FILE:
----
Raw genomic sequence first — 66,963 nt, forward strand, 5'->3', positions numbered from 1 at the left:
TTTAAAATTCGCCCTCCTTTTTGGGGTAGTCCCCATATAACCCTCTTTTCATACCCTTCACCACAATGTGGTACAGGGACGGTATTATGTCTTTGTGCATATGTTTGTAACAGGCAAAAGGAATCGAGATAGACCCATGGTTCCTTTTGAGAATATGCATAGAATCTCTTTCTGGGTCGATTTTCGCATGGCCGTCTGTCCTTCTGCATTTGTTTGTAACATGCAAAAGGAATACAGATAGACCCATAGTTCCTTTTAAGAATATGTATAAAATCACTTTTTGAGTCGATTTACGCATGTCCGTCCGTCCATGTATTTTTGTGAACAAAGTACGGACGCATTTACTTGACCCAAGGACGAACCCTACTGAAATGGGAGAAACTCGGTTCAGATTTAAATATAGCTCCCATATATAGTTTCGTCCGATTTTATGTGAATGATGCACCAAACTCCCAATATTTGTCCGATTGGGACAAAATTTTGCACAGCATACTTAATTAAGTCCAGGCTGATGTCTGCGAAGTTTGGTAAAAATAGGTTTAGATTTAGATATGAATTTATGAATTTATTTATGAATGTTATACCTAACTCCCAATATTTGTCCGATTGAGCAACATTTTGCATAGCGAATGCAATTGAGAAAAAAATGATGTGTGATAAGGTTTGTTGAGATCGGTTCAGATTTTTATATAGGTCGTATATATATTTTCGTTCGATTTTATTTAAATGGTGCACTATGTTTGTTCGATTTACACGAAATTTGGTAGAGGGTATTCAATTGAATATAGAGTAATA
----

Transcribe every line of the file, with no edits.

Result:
Raw genomic sequence first — 66,963 nt, forward strand, 5'->3', positions numbered from 1 at the left:
TTTAAAATTCGCCCTCCTTTTTGGGGTAGTCCCCATATAACCCTCTTTTCATACCCTTCACCACAATGTGGTACAGGGACGGTATTATGTCTTTGTGCATATGTTTGTAACAGGCAAAAGGAATCGAGATAGACCCATGGTTCCTTTTGAGAATATGCATAGAATCTCTTTCTGGGTCGATTTTCGCATGGCCGTCTGTCCTTCTGCATTTGTTTGTAACATGCAAAAGGAATACAGATAGACCCATAGTTCCTTTTAAGAATATGTATAAAATCACTTTTTGAGTCGATTTACGCATGTCCGTCCGTCCATGTATTTTTGTGAACAAAGTACGGACGCATTTACTTGACCCAAGGACGAACCCTACTGAAATGGGAGAAACTCGGTTCAGATTTAAATATAGCTCCCATATATAGTTTCGTCCGATTTTATGTGAATGATGCACCAAACTCCCAATATTTGTCCGATTGGGACAAAATTTTGCACAGCATACTTAATTAAGTCCAGGCTGATGTCTGCGAAGTTTGGTAAAAATAGGTTTAGATTTAGATATGAATTTATGAATTTATTTATGAATGTTATACCTAACTCCCAATATTTGTCCGATTGAGCAACATTTTGCATAGCGAATGCAATTGAGAAAAAAATGATGTGTGATAAGGTTTGTTGAGATCGGTTCAGATTTTTATATAGGTCGTATATATATTTTCGTTCGATTTTATTTAAATGGTGCACTATGTTTGTTCGATTTACACGAAATTTGGTAGAGGGTATTCAATTGAATATAGAGTAATA